Fringe Review: The Life and Times of Victor Biktrakarawitz

A father-turned-gimp, a murdering wife, incestuous siblings and a dwarf drug-dealer dressed as a toddler. reviews a new musical about the traditional family gone horribly wrong


Written and directed by: Esme Baker
Company: Pigeon Incest
Rating: ★★★★☆

Think your family’s normal? Let’s hope so. The Biktrakarawitzes are a very ordinary family, except that father Victor has a dark secret, which when revealed, will shatter the veneer of normality and unleash a series of taboo-defying calamities in which everyone will be entangled. 

Describing itself as a black comedy musical, the show lives up to its claim.  With it’s fair share of murder, incest, dwarf jokes, set to a light-hearted soundtrack including the catchy number ‘I’m a Gimp’, The Life and Times of Victor Biktrakarawitz is sure to entertain – that is, as long as you’re not easily offended.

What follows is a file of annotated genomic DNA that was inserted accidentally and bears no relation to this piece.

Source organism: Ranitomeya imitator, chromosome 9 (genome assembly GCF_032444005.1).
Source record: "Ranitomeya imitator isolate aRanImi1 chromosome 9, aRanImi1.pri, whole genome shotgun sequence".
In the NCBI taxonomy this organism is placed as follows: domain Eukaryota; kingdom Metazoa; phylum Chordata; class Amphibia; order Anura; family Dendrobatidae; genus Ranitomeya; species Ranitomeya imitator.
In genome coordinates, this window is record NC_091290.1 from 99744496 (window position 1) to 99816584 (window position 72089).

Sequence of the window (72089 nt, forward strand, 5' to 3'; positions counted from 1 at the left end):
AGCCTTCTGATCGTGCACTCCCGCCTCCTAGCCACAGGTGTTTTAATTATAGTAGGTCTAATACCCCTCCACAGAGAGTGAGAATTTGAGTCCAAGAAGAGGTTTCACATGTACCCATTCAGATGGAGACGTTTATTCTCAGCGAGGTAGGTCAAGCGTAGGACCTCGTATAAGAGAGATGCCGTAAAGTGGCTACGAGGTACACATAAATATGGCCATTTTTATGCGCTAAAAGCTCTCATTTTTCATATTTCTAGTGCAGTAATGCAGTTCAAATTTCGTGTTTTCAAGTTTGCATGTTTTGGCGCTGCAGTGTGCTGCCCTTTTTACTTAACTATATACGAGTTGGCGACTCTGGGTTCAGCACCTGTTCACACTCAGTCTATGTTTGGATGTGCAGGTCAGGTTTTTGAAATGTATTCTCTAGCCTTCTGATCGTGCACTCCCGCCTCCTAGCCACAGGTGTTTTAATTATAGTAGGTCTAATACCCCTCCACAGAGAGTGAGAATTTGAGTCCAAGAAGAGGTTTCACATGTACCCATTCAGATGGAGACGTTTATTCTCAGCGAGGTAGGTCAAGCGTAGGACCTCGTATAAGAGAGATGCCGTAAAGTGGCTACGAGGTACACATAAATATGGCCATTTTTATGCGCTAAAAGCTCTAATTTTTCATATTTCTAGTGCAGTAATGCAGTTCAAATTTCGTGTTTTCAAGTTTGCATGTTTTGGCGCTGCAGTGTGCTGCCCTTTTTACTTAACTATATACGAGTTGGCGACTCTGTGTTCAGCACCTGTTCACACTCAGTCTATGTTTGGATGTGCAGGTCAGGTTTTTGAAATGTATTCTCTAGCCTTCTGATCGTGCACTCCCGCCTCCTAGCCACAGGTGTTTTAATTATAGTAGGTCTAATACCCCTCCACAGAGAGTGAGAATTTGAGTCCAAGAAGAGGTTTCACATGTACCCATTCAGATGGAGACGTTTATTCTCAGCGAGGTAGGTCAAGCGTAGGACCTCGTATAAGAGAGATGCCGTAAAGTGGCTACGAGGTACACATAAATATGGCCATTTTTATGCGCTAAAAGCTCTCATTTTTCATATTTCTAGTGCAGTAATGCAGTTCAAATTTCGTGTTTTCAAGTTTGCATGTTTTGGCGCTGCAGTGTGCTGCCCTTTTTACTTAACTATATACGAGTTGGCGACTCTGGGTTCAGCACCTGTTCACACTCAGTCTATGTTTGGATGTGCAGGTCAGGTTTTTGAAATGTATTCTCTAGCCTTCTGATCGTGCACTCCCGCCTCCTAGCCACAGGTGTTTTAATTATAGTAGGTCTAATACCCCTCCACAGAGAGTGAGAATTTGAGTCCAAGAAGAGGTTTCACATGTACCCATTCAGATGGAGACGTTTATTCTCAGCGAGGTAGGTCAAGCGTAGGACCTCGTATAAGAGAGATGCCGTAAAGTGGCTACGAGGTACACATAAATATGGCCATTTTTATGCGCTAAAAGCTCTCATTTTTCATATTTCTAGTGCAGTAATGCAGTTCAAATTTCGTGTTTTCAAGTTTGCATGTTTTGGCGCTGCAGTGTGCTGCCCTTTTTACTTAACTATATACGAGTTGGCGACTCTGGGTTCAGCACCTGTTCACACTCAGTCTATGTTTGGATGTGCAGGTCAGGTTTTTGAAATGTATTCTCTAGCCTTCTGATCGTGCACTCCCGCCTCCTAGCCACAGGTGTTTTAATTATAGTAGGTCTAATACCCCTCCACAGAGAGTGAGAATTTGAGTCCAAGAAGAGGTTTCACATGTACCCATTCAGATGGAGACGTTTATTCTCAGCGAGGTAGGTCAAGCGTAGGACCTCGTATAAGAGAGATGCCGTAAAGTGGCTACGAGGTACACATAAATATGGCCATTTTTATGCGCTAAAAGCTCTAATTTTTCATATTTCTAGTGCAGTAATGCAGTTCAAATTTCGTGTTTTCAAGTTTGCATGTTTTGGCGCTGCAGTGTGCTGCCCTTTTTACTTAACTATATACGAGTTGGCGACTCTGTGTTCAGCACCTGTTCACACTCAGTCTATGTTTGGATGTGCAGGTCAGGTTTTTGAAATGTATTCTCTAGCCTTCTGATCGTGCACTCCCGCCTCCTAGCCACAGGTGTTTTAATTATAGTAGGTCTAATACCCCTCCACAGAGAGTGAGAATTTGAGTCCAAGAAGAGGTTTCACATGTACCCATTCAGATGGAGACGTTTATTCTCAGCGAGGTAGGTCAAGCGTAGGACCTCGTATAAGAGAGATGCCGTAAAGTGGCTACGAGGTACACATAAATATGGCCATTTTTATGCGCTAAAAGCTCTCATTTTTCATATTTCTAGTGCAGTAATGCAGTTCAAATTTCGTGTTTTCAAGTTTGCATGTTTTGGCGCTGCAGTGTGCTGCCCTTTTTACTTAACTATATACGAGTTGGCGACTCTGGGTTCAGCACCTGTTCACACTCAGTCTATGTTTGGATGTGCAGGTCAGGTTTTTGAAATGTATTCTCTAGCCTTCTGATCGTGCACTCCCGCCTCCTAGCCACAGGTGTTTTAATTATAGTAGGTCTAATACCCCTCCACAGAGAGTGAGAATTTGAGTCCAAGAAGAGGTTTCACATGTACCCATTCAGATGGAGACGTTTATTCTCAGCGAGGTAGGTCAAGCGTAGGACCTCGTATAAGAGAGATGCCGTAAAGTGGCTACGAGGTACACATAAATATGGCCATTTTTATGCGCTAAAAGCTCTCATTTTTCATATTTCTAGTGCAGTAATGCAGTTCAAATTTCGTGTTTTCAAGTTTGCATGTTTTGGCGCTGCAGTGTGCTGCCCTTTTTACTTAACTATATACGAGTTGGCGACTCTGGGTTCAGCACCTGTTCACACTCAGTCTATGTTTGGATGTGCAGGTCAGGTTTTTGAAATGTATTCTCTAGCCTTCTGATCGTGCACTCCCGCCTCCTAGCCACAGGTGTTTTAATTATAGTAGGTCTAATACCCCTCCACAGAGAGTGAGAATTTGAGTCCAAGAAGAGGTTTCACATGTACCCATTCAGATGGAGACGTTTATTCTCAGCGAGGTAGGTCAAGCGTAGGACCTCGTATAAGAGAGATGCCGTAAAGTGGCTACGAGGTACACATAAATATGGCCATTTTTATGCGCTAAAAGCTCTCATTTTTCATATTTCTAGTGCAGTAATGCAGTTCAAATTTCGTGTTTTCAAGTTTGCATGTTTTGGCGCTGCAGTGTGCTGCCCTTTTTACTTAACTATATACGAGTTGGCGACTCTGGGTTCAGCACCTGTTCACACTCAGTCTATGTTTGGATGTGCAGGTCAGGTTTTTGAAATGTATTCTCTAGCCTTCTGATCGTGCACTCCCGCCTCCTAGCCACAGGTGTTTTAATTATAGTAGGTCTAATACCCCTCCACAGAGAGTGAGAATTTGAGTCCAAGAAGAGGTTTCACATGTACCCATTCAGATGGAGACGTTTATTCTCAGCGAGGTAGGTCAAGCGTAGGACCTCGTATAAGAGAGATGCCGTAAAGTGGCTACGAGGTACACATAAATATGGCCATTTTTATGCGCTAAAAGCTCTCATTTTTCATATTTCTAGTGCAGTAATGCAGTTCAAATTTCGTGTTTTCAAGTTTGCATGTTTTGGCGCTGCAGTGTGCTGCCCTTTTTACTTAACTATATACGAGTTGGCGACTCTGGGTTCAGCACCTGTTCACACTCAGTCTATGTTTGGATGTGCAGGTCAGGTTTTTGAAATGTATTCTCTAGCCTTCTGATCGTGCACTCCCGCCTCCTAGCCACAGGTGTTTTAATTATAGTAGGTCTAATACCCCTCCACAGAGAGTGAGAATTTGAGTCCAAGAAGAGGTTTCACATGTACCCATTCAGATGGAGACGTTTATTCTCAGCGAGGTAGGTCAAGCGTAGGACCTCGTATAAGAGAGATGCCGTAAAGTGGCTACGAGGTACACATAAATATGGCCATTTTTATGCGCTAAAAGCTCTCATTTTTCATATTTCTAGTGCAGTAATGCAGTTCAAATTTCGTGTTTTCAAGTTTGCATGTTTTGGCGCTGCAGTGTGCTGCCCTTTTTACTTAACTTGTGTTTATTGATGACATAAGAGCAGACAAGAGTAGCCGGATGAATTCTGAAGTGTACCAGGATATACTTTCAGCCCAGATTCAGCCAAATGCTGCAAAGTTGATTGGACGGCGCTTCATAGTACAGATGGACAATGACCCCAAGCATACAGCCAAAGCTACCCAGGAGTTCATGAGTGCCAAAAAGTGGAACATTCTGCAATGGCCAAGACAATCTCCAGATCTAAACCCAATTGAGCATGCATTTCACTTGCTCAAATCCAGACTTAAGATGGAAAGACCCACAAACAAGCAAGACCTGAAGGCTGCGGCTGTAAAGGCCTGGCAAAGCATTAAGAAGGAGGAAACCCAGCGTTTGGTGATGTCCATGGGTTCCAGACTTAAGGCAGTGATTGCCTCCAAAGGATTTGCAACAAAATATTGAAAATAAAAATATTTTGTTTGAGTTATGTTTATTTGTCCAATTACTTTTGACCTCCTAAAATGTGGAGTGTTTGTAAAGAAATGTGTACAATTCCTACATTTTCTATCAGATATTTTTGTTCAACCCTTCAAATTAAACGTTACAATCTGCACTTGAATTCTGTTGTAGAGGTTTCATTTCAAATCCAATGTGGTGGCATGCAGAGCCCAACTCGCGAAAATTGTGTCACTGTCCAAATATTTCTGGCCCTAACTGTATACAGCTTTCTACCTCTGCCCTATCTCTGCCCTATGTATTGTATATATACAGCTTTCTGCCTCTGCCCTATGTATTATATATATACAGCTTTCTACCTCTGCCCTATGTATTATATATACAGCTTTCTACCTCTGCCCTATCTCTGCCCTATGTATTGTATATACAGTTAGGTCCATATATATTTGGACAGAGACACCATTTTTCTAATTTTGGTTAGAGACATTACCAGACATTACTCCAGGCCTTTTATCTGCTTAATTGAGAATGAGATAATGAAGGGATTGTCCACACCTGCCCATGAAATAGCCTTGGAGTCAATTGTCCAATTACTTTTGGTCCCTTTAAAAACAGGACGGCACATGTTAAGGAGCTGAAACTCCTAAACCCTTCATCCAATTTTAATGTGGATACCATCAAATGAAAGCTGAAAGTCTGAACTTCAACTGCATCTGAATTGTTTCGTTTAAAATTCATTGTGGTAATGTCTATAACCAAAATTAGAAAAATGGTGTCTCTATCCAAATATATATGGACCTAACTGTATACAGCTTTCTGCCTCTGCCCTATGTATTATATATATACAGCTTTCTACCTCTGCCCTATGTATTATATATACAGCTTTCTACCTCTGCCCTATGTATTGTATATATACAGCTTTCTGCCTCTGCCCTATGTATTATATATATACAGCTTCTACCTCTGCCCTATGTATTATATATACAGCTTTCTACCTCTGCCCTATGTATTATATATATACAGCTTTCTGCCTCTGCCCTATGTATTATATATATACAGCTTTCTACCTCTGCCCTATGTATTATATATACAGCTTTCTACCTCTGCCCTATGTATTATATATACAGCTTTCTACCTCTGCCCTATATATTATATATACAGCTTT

The musical showcases the talent of writer, director and actress, Esme Baker, whose gutsy writing and resourceful staging (it’s a shoe-box-sized stage) are the backbone of the show. Baker gave an entertaining, versatile performance as Victor and the horny undertaker’s son. Other notable performances came from Kate Bell, who was very amusing as the prim and proper housewife-turned-killer, as well as Zoe Frazer’s tabboo-breaking performance as the frustrated daughter. Meena Daneshyar was convincing as the seemingly innocent rebel daughter, although she mumbled a lot of her lines. If The Big Lebowski, Rocky Horror and Pulp Fiction had an offspring, it might look something a bit like this. Hilarious, quirky and subversive, The Life and Times of Victor Biktrakarawitz is guaranteed to leave you feeling mildly queasy and laughing like the village madman. 

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